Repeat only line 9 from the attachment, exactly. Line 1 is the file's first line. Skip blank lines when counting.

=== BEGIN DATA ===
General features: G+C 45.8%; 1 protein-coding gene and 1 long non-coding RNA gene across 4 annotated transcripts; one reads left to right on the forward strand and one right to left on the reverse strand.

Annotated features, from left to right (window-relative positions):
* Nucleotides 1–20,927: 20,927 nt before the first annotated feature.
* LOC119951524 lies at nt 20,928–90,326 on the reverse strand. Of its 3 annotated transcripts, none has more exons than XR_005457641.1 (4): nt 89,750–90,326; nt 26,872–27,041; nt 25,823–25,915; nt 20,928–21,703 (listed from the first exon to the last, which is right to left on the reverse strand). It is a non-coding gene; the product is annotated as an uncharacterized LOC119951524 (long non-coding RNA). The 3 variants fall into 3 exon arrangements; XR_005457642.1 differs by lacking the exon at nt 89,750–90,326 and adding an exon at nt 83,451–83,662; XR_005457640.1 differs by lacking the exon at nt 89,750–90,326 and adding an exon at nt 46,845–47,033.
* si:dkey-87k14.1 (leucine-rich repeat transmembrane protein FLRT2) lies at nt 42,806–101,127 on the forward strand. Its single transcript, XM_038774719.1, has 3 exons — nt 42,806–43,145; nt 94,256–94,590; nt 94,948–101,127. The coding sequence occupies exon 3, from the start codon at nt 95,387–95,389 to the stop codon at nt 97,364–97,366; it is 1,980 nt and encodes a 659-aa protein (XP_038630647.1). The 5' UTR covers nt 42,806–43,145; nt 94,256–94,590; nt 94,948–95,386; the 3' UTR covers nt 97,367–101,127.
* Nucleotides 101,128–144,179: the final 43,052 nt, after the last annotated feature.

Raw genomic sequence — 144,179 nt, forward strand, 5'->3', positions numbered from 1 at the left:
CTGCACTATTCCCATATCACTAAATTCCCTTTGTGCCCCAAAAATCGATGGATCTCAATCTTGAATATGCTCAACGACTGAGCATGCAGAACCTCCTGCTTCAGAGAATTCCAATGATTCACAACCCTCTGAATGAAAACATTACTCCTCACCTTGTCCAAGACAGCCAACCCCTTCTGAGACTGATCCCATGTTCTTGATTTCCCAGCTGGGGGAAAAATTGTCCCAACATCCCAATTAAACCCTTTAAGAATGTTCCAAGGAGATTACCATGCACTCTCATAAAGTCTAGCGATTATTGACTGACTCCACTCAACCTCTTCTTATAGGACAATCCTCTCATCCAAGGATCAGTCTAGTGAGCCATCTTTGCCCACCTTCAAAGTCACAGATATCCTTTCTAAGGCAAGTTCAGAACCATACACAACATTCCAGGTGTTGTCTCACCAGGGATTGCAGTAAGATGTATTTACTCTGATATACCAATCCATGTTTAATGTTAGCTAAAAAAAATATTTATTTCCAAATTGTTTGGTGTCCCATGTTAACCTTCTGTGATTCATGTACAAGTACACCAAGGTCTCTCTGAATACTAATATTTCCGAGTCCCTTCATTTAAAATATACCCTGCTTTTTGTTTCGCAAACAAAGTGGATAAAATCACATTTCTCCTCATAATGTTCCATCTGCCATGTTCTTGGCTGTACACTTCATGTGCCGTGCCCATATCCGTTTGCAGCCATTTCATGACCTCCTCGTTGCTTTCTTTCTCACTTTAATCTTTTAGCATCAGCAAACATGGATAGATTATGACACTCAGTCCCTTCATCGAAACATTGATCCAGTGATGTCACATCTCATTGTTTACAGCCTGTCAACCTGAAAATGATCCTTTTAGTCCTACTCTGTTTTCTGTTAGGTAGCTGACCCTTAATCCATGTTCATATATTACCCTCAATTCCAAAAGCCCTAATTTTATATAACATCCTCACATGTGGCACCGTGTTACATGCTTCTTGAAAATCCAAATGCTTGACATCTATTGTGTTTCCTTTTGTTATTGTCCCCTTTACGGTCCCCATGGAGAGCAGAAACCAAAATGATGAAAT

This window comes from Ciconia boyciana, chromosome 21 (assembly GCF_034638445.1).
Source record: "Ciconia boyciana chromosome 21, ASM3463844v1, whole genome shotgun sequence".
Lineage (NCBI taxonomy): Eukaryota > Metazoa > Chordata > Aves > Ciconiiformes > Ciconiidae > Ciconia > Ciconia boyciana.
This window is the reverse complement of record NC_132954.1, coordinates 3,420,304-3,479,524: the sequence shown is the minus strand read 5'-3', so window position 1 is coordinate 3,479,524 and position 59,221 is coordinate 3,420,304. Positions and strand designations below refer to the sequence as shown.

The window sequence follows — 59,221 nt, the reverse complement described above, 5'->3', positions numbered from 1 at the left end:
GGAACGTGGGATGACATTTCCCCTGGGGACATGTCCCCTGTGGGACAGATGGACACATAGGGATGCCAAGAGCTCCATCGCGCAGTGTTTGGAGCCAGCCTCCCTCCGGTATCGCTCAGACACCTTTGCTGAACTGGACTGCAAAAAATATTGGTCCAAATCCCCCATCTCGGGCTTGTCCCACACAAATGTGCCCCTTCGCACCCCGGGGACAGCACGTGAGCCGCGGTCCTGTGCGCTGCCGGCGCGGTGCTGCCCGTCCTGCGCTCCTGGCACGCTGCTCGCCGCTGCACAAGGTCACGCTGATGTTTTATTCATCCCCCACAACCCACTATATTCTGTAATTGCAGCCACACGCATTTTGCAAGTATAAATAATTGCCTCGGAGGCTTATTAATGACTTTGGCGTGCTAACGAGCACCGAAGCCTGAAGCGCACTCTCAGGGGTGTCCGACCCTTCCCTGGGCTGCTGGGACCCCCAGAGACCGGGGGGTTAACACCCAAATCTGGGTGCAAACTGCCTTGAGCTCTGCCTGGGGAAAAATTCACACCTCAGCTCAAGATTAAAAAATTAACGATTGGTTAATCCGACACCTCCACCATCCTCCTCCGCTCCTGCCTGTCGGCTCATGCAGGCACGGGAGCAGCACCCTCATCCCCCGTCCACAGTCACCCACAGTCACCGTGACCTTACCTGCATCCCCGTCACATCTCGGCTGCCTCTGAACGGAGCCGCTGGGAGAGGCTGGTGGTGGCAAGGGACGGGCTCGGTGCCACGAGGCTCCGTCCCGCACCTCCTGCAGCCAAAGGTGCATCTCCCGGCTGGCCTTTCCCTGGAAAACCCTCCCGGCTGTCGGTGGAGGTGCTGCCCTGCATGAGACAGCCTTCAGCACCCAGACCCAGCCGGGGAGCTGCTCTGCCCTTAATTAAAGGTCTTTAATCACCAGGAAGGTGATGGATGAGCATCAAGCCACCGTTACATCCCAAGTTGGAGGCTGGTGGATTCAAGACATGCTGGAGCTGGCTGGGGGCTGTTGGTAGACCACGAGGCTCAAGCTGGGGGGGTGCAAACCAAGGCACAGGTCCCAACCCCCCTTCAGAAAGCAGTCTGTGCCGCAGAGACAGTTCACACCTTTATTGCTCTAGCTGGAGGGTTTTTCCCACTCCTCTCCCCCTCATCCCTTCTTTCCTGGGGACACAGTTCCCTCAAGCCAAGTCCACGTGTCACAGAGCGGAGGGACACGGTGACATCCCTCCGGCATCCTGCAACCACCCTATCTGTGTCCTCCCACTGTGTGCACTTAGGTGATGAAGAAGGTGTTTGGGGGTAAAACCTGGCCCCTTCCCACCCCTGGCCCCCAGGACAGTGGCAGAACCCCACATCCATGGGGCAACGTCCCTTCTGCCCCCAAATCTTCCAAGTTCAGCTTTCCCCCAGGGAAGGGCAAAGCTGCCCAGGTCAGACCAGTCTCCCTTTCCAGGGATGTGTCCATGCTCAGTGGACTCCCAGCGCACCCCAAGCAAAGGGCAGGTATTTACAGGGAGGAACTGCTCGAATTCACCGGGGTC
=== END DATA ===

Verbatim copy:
This window comes from Ciconia boyciana, chromosome 21 (assembly GCF_034638445.1).